Sample J66 from Kenneth Rexroth, "Disengagement: The Art of the Beat Generation" in A Casebook of the Beat, edited by Thomas Parkinson. New York: Thomas Y. Crowell Company, 1961. Pp. 181-184. A part of the XML version of the Brown Corpus2,005 words 12 (0.6%) quotesJ66

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Kenneth Rexroth, "Disengagement: The Art of the Beat Generation" in A Casebook of the Beat, edited by Thomas Parkinson. New York: Thomas Y. Crowell Company, 1961. Pp. 181-184.

Arbitrary Hyphen: by-passes [1330]Typographical Error: exits [for exists] [1420]

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Critically invisible , modern revolt , like X-rays and radioactivity , is perceived only by its effects at more materialistic social levels , where it is called delinquency .

`` Disaffiliation '' , by the way , is the term used by the critic and poet , Lawrence Lipton , who has written several articles on this subject , the first of which , in The Nation , quoted as Epigraph : `` We disaffiliate . '' -- John L. Lewis .

Like the pillars of Hercules , like two ruined Titans guarding the entrance to one of Dante's circles , stand two great dead juvenile delinquents -- the heroes of the post-war generation : the great saxophonist , Charlie Parker , and Dylan Thomas . If the word deliberate means anything , both of them certainly deliberately destroyed themselves .

Both of them were overcome by the horror of the world in which they found themselves , because at last they could no longer overcome that world with the weapon of a purely lyrical art . Both of them were my friends . Living in San Francisco I saw them seldom enough to see them with a perspective which was not distorted by exasperation or fatigue . So as the years passed , I saw them each time in the light of an accelerated personal conflagration .

The last time I saw Bird , at Jimbo's Bob City , he was so gone -- so blind to the world -- that he literally sat down on me before he realized I was there . `` What happened , man '' ? ? I said , referring to the pretentious `` Jazz Concert '' . `` Evil , man , evil '' , he said , and that's all he said for the rest of the night . About dawn he got up to blow . The rowdy crowd chilled into stillness and the fluent melody spiraled through it .

The last time I saw Dylan , his self-destruction had not just passed the limits of rationality . It had assumed the terrifying inertia of inanimate matter . Being with him was like being swept away by a torrent of falling stones .

Now Dylan Thomas and Charlie Parker have a great deal more in common than the same disastrous end . As artists , they were very similar . They were both very fluent . But this fluent , enchanting utterance had , compared with important artists of the past , relatively little content . Neither of them got very far beyond a sort of entranced rapture at his own creativity . The principal theme of Thomas's poetry was the ambivalence of birth and death -- the pain of blood-stained creation . Music , of course , is not so explicit an art , but anybody who knew Charlie Parker knows that he felt much the same way about his own gift . Both of them did communicate one central theme : Against the ruin of the world , there is only one defense -- the creative act . This , of course , is the theme of much art -- perhaps most poetry . It is the theme of Horace , who certainly otherwise bears little resemblance to Parker or Thomas . The difference is that Horace accepted his theme with a kind of silken assurance . To Dylan and Bird it was an agony and terror . I do not believe that this is due to anything especially frightful about their relationship to their own creativity . I believe rather that it is due to the catastrophic world in which that creativity seemed to be the sole value . Horace's column of imperishable verse shines quietly enough in the lucid air of Augustan Rome . Art may have been for him the most enduring , orderly , and noble activity of man . But the other activities of his life partook of these values . They did not actively negate them . Dylan Thomas's verse had to find endurance in a world of burning cities and burning Jews . He was able to find meaning in his art as long as it was the answer to air raids and gas ovens . As the world began to take on the guise of an immense air raid or gas oven , I believe his art became meaningless to him . I think all this could apply to Parker just as well , although , because of the nature of music , it is not demonstrable -- at least not conclusively .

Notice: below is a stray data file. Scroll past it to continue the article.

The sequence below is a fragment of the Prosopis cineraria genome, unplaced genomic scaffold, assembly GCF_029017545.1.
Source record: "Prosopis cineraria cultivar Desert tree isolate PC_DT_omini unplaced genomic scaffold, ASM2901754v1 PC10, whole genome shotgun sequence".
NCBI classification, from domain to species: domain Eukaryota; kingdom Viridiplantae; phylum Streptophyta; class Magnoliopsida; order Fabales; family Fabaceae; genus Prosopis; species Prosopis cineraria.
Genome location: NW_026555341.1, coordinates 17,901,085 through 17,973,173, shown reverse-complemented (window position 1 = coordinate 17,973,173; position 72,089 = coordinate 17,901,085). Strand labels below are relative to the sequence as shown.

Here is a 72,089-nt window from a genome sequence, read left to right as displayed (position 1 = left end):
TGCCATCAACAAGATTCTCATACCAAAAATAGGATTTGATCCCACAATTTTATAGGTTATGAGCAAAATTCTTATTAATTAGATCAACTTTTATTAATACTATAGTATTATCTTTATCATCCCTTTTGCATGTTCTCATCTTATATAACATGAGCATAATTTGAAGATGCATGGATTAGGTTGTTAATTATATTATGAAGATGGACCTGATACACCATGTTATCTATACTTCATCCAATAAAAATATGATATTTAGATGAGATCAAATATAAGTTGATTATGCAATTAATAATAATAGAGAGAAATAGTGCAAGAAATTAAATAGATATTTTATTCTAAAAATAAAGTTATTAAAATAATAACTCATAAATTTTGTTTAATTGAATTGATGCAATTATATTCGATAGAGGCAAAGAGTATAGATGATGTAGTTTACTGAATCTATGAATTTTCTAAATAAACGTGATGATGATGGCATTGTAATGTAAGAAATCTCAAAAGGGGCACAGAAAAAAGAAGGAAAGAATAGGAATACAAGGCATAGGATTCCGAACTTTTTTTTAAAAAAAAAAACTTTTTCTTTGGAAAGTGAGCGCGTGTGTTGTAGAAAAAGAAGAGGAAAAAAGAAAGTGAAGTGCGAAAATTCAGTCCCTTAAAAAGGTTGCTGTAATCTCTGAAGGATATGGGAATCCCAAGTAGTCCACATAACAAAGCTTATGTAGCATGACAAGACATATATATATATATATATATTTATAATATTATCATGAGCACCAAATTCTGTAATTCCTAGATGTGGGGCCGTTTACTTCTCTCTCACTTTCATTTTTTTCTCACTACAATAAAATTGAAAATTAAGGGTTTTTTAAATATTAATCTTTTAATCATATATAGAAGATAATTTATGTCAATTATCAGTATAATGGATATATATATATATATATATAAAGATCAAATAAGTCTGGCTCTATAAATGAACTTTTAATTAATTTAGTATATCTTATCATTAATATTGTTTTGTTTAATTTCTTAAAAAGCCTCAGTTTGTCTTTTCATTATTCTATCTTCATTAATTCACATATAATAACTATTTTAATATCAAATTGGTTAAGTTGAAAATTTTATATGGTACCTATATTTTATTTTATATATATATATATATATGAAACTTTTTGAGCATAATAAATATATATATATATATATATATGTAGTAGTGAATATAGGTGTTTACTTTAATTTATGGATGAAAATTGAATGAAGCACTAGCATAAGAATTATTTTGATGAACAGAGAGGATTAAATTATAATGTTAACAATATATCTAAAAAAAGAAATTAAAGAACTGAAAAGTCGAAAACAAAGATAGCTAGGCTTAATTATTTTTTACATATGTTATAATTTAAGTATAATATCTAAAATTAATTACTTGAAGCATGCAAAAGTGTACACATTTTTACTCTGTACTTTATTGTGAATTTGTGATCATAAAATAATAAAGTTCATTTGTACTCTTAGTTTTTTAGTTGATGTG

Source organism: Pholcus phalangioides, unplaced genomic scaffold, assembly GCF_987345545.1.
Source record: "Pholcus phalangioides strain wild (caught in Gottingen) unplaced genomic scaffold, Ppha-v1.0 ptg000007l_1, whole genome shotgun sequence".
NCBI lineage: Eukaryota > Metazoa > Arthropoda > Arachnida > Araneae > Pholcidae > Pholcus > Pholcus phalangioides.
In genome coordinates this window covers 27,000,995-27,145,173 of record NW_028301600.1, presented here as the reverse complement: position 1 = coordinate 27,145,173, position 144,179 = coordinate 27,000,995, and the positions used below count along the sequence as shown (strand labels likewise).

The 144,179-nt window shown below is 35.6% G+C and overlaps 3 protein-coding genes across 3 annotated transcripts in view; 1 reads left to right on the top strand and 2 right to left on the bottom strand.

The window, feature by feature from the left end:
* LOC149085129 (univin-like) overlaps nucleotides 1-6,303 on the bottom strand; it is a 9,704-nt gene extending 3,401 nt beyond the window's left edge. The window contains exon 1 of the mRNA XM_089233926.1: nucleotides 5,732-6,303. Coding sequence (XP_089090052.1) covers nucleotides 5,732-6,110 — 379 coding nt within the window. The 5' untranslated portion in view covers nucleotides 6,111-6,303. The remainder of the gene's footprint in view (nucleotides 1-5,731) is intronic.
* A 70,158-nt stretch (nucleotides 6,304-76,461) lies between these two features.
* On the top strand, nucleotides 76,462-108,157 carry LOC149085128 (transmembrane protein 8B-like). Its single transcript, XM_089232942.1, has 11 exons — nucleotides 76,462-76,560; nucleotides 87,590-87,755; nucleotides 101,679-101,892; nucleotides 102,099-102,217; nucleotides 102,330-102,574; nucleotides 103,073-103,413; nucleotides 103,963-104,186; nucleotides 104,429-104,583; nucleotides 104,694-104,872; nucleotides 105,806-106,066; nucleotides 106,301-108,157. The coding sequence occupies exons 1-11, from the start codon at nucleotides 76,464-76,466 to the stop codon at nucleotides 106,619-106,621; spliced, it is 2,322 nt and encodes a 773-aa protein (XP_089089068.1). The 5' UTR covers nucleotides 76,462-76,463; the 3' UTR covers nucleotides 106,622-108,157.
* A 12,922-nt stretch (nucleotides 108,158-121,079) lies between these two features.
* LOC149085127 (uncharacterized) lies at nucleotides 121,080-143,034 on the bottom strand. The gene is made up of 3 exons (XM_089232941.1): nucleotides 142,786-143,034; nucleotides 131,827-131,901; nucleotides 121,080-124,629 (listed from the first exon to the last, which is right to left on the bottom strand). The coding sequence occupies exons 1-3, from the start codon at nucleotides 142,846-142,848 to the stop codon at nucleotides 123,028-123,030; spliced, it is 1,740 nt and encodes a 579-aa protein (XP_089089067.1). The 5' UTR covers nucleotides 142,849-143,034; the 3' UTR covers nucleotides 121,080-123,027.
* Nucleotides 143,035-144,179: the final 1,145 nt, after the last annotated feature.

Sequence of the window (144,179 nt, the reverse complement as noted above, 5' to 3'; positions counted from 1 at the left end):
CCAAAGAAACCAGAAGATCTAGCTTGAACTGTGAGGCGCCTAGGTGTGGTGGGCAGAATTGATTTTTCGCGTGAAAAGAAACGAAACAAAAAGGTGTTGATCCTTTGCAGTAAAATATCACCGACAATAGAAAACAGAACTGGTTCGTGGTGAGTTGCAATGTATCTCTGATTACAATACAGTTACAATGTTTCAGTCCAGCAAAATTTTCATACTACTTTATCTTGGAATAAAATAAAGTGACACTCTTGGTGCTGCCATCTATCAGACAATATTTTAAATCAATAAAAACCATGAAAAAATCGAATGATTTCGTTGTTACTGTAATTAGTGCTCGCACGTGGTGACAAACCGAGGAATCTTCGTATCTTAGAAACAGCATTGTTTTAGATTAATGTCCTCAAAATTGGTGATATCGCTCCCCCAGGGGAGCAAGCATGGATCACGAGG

Thomas and Parker have more in common than theme , attitude , life pattern . In the practice of their art , there is an obvious technical resemblance . Contrary to popular belief , they were not great technical innovators . Their effects are only superficially startling . Thomas is a regression from the technical originality and ingenuity of writers like Pierre Reverdy or Apollinaire . Similarly , the innovations of bop , and of Parker particularly , have been vastly overrated by people unfamiliar with music , especially by that ignoramus , the intellectual jitterbug , the jazz aficionado . The tonal novelties consist in the introduction of a few chords used in classical music for centuries . And there is less rhythmic difference between progressive jazz , no matter how progressive , and Dixieland , than there is between two movements of many conventional symphonies .

What Parker and his contemporaries -- Gillespie , Davis , Monk , Roach ( Tristano is an anomaly ) , etc. -- did was to absorb the musical ornamentation of the older jazz into the basic structure , of which it then became an integral part , and with which it then developed . This is true of the melodic line which could be put together from selected passages of almost anybody -- Benny Carter , Johnny Hodges . It is true of the rhythmic pattern in which the beat shifts continuously , or at least is continuously sprung , so that it becomes ambiguous enough to allow the pattern to be dominated by the long pulsations of the phrase or strophe . This is exactly what happened in the transition from baroque to rococo music . It is the difference between Bach and Mozart .

It is not a farfetched analogy to say that this is what Thomas did to poetry . The special syntactical effects of a Rimbaud or an Edith Sitwell -- actually ornaments -- become the main concern . The metaphysical conceits , which fascinate the Reactionary Generation still dominant in backwater American colleges , were embroideries . Thomas's ellipses and ambiguities are ends in themselves . The immediate theme , if it exists , is incidental , and his main theme -- the terror of birth -- is simply reiterated .